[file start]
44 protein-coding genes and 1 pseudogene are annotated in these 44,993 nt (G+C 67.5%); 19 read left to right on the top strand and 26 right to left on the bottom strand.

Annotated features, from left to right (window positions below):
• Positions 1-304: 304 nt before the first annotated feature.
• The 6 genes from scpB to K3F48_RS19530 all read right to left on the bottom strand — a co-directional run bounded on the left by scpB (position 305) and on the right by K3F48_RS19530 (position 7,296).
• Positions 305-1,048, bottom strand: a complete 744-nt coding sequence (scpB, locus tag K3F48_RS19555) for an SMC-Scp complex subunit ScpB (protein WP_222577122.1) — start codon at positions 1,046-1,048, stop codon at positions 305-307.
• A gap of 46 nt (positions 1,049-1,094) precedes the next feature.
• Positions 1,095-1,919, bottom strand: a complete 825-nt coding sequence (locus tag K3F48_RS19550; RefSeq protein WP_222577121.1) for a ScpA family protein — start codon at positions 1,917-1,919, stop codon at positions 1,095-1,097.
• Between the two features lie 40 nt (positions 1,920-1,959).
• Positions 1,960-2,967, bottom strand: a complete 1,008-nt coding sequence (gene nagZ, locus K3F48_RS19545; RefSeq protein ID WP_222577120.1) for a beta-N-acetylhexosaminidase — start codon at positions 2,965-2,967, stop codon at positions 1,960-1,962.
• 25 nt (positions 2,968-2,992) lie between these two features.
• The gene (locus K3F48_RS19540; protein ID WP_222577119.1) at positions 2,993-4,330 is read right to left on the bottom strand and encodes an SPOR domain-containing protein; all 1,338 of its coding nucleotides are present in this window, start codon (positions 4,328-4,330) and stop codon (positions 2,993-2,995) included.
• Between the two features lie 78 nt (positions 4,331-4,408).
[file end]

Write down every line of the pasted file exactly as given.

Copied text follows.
44 protein-coding genes and 1 pseudogene are annotated in these 44,993 nt (G+C 67.5%); 19 read left to right on the top strand and 26 right to left on the bottom strand.

Annotated features, from left to right (window positions below):
• Positions 1-304: 304 nt before the first annotated feature.
• The 6 genes from scpB to K3F48_RS19530 all read right to left on the bottom strand — a co-directional run bounded on the left by scpB (position 305) and on the right by K3F48_RS19530 (position 7,296).
• Positions 305-1,048, bottom strand: a complete 744-nt coding sequence (scpB, locus tag K3F48_RS19555) for an SMC-Scp complex subunit ScpB (protein WP_222577122.1) — start codon at positions 1,046-1,048, stop codon at positions 305-307.
• A gap of 46 nt (positions 1,049-1,094) precedes the next feature.
• Positions 1,095-1,919, bottom strand: a complete 825-nt coding sequence (locus tag K3F48_RS19550; RefSeq protein WP_222577121.1) for a ScpA family protein — start codon at positions 1,917-1,919, stop codon at positions 1,095-1,097.
• Between the two features lie 40 nt (positions 1,920-1,959).
• Positions 1,960-2,967, bottom strand: a complete 1,008-nt coding sequence (gene nagZ, locus K3F48_RS19545; RefSeq protein ID WP_222577120.1) for a beta-N-acetylhexosaminidase — start codon at positions 2,965-2,967, stop codon at positions 1,960-1,962.
• 25 nt (positions 2,968-2,992) lie between these two features.
• The gene (locus K3F48_RS19540; protein ID WP_222577119.1) at positions 2,993-4,330 is read right to left on the bottom strand and encodes an SPOR domain-containing protein; all 1,338 of its coding nucleotides are present in this window, start codon (positions 4,328-4,330) and stop codon (positions 2,993-2,995) included.
• Between the two features lie 78 nt (positions 4,331-4,408).